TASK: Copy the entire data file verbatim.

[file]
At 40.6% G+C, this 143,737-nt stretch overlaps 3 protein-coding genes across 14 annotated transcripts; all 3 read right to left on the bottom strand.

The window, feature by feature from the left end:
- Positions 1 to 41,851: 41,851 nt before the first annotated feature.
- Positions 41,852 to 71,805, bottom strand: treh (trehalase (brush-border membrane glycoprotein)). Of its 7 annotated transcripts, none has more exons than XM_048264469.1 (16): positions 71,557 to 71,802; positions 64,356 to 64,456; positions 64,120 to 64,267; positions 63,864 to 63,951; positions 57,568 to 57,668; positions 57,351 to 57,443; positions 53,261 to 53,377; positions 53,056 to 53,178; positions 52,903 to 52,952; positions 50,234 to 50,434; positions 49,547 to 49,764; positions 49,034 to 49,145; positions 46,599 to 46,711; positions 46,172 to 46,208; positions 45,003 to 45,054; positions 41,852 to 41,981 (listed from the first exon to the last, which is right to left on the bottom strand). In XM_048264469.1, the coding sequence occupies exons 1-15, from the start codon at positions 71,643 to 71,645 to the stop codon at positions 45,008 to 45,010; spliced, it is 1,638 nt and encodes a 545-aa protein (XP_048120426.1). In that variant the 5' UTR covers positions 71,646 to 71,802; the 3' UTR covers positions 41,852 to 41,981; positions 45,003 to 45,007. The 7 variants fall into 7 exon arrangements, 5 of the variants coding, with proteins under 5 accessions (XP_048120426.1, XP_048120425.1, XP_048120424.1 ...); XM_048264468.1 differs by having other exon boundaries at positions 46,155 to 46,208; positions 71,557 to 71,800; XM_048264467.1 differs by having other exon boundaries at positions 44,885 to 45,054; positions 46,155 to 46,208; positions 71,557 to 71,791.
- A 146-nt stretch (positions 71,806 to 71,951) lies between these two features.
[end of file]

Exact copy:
At 40.6% G+C, this 143,737-nt stretch overlaps 3 protein-coding genes across 14 annotated transcripts; all 3 read right to left on the bottom strand.

The window, feature by feature from the left end:
- Positions 1 to 41,851: 41,851 nt before the first annotated feature.
- Positions 41,852 to 71,805, bottom strand: treh (trehalase (brush-border membrane glycoprotein)). Of its 7 annotated transcripts, none has more exons than XM_048264469.1 (16): positions 71,557 to 71,802; positions 64,356 to 64,456; positions 64,120 to 64,267; positions 63,864 to 63,951; positions 57,568 to 57,668; positions 57,351 to 57,443; positions 53,261 to 53,377; positions 53,056 to 53,178; positions 52,903 to 52,952; positions 50,234 to 50,434; positions 49,547 to 49,764; positions 49,034 to 49,145; positions 46,599 to 46,711; positions 46,172 to 46,208; positions 45,003 to 45,054; positions 41,852 to 41,981 (listed from the first exon to the last, which is right to left on the bottom strand). In XM_048264469.1, the coding sequence occupies exons 1-15, from the start codon at positions 71,643 to 71,645 to the stop codon at positions 45,008 to 45,010; spliced, it is 1,638 nt and encodes a 545-aa protein (XP_048120426.1). In that variant the 5' UTR covers positions 71,646 to 71,802; the 3' UTR covers positions 41,852 to 41,981; positions 45,003 to 45,007. The 7 variants fall into 7 exon arrangements, 5 of the variants coding, with proteins under 5 accessions (XP_048120426.1, XP_048120425.1, XP_048120424.1 ...); XM_048264468.1 differs by having other exon boundaries at positions 46,155 to 46,208; positions 71,557 to 71,800; XM_048264467.1 differs by having other exon boundaries at positions 44,885 to 45,054; positions 46,155 to 46,208; positions 71,557 to 71,791.
- A 146-nt stretch (positions 71,806 to 71,951) lies between these two features.